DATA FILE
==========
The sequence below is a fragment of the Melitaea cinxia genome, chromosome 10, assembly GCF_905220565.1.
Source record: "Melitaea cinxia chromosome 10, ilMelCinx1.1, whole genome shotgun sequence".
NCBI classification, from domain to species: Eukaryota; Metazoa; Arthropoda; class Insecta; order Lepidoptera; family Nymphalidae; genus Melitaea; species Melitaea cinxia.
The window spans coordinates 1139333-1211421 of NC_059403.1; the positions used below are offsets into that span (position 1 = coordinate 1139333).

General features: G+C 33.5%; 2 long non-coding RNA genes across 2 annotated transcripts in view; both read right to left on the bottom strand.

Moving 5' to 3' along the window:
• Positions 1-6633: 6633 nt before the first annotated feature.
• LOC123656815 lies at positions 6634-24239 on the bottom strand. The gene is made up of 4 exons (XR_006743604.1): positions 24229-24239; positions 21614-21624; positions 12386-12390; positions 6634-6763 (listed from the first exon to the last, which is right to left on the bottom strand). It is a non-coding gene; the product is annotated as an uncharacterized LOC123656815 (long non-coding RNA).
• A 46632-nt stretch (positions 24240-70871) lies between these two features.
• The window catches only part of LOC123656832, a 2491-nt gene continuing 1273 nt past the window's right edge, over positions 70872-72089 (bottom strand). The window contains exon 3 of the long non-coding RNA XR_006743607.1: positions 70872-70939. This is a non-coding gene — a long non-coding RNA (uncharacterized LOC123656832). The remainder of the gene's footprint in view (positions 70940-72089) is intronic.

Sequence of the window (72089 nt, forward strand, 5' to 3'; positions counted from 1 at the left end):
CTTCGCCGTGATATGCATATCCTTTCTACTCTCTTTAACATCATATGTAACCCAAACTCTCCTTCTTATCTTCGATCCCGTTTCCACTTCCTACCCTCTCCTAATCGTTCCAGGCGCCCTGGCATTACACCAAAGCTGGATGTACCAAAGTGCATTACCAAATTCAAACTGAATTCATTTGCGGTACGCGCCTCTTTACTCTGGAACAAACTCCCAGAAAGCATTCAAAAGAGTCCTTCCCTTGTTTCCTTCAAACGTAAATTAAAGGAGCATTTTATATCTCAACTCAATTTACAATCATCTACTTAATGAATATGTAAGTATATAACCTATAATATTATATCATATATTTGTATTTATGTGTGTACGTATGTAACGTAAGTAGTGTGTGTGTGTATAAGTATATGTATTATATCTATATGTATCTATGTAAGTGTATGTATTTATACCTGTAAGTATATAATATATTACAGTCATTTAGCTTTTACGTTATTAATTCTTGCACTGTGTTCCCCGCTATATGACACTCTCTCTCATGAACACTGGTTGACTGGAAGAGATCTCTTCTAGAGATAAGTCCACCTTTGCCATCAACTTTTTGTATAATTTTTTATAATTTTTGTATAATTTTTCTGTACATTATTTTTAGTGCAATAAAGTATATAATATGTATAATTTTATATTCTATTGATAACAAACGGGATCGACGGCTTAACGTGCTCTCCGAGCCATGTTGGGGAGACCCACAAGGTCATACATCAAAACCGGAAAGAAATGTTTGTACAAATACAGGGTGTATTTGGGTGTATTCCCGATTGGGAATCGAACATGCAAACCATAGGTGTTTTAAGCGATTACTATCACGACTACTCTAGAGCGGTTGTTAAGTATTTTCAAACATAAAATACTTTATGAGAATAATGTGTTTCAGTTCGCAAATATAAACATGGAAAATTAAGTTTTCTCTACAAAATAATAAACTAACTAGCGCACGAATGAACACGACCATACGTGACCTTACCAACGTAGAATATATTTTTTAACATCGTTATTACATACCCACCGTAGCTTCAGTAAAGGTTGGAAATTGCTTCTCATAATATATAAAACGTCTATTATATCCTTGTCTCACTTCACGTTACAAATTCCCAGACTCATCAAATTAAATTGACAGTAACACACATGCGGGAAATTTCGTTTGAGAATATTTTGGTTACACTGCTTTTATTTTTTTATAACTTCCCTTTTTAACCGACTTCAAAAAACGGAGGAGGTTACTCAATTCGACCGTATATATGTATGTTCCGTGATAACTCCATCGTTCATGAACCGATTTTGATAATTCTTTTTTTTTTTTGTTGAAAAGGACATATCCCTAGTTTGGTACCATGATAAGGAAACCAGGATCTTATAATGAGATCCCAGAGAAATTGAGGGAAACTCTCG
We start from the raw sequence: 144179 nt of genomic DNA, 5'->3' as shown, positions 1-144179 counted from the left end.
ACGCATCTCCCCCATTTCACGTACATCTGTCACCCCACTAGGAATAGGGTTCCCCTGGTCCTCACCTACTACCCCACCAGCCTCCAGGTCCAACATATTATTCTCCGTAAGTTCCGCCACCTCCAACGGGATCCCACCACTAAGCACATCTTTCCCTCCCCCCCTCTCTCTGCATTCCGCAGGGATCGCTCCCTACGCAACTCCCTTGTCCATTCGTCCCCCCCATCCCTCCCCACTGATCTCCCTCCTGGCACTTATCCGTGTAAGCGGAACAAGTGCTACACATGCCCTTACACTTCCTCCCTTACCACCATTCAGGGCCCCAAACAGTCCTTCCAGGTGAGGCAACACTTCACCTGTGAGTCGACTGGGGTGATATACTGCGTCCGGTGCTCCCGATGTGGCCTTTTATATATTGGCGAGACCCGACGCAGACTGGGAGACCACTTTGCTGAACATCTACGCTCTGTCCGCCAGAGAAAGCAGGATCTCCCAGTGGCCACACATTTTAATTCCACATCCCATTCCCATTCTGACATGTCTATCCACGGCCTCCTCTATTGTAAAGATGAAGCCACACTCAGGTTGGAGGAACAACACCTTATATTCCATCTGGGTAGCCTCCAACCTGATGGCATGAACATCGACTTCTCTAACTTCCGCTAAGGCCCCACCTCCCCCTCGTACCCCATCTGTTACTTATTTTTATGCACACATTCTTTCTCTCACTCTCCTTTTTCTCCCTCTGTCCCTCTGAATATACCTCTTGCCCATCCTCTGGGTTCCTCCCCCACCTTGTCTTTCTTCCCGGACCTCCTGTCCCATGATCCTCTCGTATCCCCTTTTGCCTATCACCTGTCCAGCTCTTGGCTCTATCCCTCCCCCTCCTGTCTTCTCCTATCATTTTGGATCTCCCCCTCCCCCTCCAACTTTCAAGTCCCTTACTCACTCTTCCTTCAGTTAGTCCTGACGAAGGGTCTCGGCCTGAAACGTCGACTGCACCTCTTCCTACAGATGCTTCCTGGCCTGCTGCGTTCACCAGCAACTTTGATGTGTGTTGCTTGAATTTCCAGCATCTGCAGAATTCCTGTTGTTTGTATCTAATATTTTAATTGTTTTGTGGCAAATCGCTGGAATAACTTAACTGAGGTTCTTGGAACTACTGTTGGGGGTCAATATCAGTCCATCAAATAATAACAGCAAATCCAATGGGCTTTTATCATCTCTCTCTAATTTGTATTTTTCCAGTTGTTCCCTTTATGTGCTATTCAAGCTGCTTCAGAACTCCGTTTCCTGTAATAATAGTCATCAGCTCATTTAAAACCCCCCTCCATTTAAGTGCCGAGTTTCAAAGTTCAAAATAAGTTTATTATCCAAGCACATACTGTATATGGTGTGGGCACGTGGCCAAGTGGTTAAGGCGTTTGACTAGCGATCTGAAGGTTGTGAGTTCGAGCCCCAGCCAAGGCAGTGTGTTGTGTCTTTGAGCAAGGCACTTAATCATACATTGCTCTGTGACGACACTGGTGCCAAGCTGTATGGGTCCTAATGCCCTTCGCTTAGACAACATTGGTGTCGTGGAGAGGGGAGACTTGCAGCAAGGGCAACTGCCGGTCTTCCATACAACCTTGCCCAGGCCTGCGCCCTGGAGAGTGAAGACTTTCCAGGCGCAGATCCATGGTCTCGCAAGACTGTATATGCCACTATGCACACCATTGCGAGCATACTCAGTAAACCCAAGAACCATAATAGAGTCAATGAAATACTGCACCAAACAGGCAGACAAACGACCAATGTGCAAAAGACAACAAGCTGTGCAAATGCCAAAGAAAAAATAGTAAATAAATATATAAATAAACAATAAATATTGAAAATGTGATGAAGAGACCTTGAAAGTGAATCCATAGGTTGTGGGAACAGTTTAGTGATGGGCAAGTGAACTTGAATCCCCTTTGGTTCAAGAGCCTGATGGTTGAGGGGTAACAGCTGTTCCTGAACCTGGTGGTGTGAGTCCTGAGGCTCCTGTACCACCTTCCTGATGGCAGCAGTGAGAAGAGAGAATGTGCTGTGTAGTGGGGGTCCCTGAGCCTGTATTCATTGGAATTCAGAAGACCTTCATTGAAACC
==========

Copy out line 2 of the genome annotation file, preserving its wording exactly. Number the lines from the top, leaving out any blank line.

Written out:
Source record: "Melitaea cinxia chromosome 10, ilMelCinx1.1, whole genome shotgun sequence".